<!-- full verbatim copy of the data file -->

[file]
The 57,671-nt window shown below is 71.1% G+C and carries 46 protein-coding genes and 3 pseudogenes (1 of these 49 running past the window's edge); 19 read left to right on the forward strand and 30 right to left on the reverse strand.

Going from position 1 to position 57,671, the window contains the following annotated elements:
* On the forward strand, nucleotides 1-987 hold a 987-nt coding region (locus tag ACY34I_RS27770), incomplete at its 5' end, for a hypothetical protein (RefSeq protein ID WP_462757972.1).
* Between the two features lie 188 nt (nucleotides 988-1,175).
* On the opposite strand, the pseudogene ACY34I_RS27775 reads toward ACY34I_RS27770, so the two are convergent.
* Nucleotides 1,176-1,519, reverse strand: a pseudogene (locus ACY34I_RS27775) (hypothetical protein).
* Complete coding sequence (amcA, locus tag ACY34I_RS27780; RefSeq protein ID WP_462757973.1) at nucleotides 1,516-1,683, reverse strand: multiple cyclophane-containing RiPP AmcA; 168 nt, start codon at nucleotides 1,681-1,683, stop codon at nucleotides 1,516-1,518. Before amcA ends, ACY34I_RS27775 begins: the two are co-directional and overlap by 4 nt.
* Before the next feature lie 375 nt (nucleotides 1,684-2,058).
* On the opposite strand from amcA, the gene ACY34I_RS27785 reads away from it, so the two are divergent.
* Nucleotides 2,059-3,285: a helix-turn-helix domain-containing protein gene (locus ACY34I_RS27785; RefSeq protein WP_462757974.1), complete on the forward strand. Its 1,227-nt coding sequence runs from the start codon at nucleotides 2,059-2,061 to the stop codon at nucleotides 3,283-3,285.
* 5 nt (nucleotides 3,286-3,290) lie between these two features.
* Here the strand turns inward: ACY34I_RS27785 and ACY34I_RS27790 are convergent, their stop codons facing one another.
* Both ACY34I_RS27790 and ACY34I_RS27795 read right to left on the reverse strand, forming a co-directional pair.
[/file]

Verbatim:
The 57,671-nt window shown below is 71.1% G+C and carries 46 protein-coding genes and 3 pseudogenes (1 of these 49 running past the window's edge); 19 read left to right on the forward strand and 30 right to left on the reverse strand.

Going from position 1 to position 57,671, the window contains the following annotated elements:
* On the forward strand, nucleotides 1-987 hold a 987-nt coding region (locus tag ACY34I_RS27770), incomplete at its 5' end, for a hypothetical protein (RefSeq protein ID WP_462757972.1).
* Between the two features lie 188 nt (nucleotides 988-1,175).
* On the opposite strand, the pseudogene ACY34I_RS27775 reads toward ACY34I_RS27770, so the two are convergent.
* Nucleotides 1,176-1,519, reverse strand: a pseudogene (locus ACY34I_RS27775) (hypothetical protein).
* Complete coding sequence (amcA, locus tag ACY34I_RS27780; RefSeq protein ID WP_462757973.1) at nucleotides 1,516-1,683, reverse strand: multiple cyclophane-containing RiPP AmcA; 168 nt, start codon at nucleotides 1,681-1,683, stop codon at nucleotides 1,516-1,518. Before amcA ends, ACY34I_RS27775 begins: the two are co-directional and overlap by 4 nt.
* Before the next feature lie 375 nt (nucleotides 1,684-2,058).
* On the opposite strand from amcA, the gene ACY34I_RS27785 reads away from it, so the two are divergent.
* Nucleotides 2,059-3,285: a helix-turn-helix domain-containing protein gene (locus ACY34I_RS27785; RefSeq protein WP_462757974.1), complete on the forward strand. Its 1,227-nt coding sequence runs from the start codon at nucleotides 2,059-2,061 to the stop codon at nucleotides 3,283-3,285.
* 5 nt (nucleotides 3,286-3,290) lie between these two features.
* Here the strand turns inward: ACY34I_RS27785 and ACY34I_RS27790 are convergent, their stop codons facing one another.
* Both ACY34I_RS27790 and ACY34I_RS27795 read right to left on the reverse strand, forming a co-directional pair.